From rice fields to red light districts: an economic examination of factors motivating employment in Thailand’s sex industry



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Kansas State University


This research identifies factors that distinguish rural women who have migrated to Bangkok for the purpose of enhancing their economic wellbeing by engaging in the sex industry and those who have stayed in their rural communities and are not engaged in the sex industry. The research used primary data collected through interviews in the red light districts of Bangkok and Pattaya and in villages in the rural provinces of Buriram, Udon Thani, Sakon Nakhon, Chayaphum and Khon Kaen in Thailand. A total of 100 respondents provided information for the study: 55 percent from the red light districts and the remainder from the provinces. The data were analyzed using logit regression modeling approach as well as statistical analysis. The statistical analysis provided the descriptive statistics of the respondents and an overview of the data. The logit regression modeling approach facilitated the estimation of the responses of the probability of working in the red light entertainment districts to specified demographic and psychographic variables.
The pseudo R-square of the logit model was 46.2 percent for the base model, which included age, marital status, number of male and female siblings respectively, birth position and number of children, education, financial responsibility and average monthly age. The results indicated that marital status was significant at the 1 percent level, exhibiting a marginal effect of about -35.2 percent. That is, when the marital status of a respondent changed from unmarried (0) to married (1), the probability of sex industry participation decreased by about 35 percent.
Assessing the effect only among respondents with children, the results are not very different from the base model. The pseudo R-square for this model – which is the same as the base model, except that it has Teen Mother as a variable – was 61.4 percent with a total number of observations of 78 instead of the original 100. This implies that about 22 respondents did not have any children. In this model, the marital status variable is significant at the 1 percent level as was the number of female siblings. The average monthly wage is significant at the 5 percent level, with a 1000 Thai Baht increase in wages leading to a marginal 0.01 percent decline in the probability of sex industry participation. Education, under this model, is statistically significant at the 10 percent level, with another year of education decreasing the probability of sex industry participation by 2.5 percent.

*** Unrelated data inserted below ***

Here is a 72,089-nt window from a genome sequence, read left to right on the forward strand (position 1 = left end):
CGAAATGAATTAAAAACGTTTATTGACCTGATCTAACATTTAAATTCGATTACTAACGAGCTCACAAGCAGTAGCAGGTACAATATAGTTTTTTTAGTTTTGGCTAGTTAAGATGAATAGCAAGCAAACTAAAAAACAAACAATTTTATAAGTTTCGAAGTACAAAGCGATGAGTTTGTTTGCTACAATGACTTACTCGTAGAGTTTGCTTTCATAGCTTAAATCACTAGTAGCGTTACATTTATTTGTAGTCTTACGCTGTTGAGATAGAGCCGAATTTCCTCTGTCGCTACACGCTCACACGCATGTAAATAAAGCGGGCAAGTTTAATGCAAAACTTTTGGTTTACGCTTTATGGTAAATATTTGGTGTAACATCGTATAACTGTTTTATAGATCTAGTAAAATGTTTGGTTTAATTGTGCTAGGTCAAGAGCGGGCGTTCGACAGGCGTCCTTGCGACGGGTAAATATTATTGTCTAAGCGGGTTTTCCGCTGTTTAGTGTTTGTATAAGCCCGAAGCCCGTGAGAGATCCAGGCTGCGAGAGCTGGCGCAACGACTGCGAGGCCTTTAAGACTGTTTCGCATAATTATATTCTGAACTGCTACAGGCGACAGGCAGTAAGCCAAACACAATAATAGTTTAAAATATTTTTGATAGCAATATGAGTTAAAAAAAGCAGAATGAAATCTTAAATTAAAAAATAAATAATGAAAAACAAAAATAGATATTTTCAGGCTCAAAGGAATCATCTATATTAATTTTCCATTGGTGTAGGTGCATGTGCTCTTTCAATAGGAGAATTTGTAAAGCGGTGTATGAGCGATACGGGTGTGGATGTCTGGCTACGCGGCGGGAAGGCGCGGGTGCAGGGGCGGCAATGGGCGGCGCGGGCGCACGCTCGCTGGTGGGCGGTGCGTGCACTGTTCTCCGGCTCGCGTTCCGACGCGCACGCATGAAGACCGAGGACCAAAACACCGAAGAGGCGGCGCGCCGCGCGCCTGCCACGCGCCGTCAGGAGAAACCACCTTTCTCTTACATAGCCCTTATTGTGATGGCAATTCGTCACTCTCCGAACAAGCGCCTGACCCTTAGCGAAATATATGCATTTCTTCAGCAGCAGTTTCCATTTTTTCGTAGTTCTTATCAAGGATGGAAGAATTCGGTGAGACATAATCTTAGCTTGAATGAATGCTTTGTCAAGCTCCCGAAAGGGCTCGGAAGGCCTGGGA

The foregoing provides some clear policy direction. Specific efforts may be invested in enhancing the education of women in Thailand, which is expected to increase their economic situation. However, this expectation would not materialize if investments are not made to enhance the economic opportunities available to women across the economic spectrum. Perhaps most importantly, however, this study shows that incremental improvement in educational and economic opportunities for rural women alone may not achieve lasting results if cultural paradigms regarding marriage, relational fidelity and imbalanced socio-cultural obligations of daughters are not addressed in tandem.



Rural development, Poverty, Sex industry, Thailand, Economic Motivators

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Master of Agribusiness


Department of Agricultural Economics

Major Professor

Vincent Amanor-Boadu